The Great Bear Rainforest
The Great Bear Rainforest contains one-quarter of the world’s coastal temperate rainforest. The size of Ireland, the GBR is home to a great variety of North America’s most spectacular species, including bald eagles, orca whales, grizzly and black bears, sea otters and salmon. This environment is also habitat for the Kermode or “Spirit” bear, the black bear with a recessive gene that causes white fur. The coastal village of Klemtu provides the best access to Princess Royal Island where the largest concentration of Kermode bears live. Spirit Bear Lodge, owned and operated by the Kitasoo/Xai’xais First Nation, offers a comprehensive cultural program that one never forgets.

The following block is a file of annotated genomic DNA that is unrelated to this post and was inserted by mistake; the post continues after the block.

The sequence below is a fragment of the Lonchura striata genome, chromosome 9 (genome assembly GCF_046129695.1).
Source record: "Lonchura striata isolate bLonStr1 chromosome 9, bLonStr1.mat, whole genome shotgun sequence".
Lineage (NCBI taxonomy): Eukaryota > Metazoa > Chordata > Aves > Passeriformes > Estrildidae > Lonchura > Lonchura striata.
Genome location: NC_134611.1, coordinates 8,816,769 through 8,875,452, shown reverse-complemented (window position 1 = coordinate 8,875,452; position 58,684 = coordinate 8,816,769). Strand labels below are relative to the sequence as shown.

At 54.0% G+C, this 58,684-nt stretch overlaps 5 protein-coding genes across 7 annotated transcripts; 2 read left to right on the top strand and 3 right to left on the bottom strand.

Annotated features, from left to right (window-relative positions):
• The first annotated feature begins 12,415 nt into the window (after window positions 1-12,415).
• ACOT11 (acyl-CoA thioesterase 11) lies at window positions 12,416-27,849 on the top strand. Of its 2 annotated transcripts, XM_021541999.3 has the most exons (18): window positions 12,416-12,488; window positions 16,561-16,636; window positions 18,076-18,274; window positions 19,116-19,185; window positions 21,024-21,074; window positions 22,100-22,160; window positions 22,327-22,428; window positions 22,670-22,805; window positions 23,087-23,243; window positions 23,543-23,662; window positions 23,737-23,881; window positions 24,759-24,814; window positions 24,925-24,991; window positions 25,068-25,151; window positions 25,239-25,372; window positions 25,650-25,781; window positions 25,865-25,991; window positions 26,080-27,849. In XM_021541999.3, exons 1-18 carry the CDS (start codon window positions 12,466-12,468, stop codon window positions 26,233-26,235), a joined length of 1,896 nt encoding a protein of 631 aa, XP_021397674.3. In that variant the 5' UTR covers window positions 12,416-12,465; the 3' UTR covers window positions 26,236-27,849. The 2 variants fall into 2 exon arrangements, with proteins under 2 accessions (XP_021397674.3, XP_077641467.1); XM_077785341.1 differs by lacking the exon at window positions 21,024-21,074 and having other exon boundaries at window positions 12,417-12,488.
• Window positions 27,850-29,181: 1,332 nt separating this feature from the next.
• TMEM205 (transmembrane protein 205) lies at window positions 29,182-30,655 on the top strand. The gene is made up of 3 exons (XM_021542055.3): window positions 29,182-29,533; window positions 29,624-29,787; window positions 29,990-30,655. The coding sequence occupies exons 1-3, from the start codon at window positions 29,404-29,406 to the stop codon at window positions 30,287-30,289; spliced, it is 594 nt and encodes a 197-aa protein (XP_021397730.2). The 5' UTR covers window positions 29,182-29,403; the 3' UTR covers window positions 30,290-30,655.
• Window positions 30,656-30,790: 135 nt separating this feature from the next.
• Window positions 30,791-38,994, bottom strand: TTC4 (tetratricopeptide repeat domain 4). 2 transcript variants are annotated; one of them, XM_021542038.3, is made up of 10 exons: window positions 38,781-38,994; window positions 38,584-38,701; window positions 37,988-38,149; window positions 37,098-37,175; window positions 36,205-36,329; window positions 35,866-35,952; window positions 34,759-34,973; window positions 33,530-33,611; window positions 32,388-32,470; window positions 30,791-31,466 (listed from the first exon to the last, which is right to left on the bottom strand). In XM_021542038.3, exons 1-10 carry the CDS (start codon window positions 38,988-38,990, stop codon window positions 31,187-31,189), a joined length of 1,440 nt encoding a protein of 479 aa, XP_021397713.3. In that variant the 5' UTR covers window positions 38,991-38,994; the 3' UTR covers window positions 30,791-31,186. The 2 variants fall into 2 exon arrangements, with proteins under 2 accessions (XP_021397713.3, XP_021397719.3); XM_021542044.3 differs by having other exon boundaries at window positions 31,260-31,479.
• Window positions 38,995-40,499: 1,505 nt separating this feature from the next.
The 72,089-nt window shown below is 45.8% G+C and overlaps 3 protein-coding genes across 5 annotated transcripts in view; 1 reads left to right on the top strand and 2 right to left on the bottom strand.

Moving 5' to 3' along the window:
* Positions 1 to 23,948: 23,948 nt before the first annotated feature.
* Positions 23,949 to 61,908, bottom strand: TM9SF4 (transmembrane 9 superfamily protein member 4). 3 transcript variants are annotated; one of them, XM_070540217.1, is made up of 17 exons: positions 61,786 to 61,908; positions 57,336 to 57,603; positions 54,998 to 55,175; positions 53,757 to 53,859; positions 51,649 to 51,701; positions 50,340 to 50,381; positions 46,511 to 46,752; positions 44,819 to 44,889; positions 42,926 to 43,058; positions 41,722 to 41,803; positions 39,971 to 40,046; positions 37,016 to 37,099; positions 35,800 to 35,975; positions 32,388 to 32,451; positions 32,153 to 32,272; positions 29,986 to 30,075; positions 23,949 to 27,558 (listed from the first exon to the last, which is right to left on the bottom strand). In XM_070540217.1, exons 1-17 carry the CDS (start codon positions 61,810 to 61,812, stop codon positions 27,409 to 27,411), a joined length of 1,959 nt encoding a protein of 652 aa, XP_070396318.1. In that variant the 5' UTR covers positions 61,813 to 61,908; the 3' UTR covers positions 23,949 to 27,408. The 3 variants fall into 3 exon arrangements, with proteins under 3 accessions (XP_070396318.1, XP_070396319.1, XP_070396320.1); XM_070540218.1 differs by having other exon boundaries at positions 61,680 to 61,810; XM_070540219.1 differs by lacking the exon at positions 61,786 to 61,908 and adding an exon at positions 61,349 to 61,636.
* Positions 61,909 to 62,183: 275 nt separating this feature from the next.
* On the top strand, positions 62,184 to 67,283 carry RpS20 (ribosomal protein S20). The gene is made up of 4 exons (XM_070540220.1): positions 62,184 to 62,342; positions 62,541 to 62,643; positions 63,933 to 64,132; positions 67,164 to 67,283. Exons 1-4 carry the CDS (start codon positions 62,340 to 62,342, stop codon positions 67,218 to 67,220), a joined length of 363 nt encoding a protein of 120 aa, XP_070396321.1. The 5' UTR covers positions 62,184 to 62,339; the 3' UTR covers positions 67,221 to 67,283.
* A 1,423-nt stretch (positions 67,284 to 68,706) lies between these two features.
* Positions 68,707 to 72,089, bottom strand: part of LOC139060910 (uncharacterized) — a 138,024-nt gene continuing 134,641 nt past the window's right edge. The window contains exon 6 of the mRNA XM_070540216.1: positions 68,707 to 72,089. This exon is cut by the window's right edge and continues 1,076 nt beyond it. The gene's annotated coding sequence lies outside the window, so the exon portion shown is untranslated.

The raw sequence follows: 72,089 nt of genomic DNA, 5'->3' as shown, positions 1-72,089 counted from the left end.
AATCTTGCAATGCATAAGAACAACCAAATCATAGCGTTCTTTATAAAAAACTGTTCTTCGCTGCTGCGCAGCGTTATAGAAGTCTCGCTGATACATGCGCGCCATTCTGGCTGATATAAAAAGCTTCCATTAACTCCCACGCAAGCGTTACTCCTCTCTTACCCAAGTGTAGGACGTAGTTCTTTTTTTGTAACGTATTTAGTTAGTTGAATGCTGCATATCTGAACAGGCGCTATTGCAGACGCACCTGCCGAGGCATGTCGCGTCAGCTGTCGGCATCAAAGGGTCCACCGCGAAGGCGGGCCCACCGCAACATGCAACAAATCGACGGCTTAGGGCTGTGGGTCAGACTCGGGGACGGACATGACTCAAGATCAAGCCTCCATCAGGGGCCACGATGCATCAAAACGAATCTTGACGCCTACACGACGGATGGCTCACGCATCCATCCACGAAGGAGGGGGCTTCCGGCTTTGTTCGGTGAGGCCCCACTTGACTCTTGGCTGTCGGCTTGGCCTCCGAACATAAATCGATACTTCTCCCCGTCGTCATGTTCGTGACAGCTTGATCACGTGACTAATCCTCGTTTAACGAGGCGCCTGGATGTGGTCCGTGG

Families can camp at several coastal lodges to take day-boat tours deep into the lush rainforest, watch the grizzlies feast on spawning salmon and disappear for a few days into the simple life set by nature’s clock in the rainforest. Wildlife safaris here capture many memories beyond viewing an orca pod or a grizzly swipe her meal in front of a waterfall. Families are routinely astounded when they pause by boat beneath the towering glacial fjords, take in a soak at natural hot springs and enjoy a salmon bake on the shores of a remote island. In the summer, humpback and gray whales migrate through the inside passage while First Nation elders share their cultural history and speak to what this land means to them, becoming a profound opportunity for every family member to embrace the calm and nourishment inherent in the natural world.
Barkerville Historic Town & Park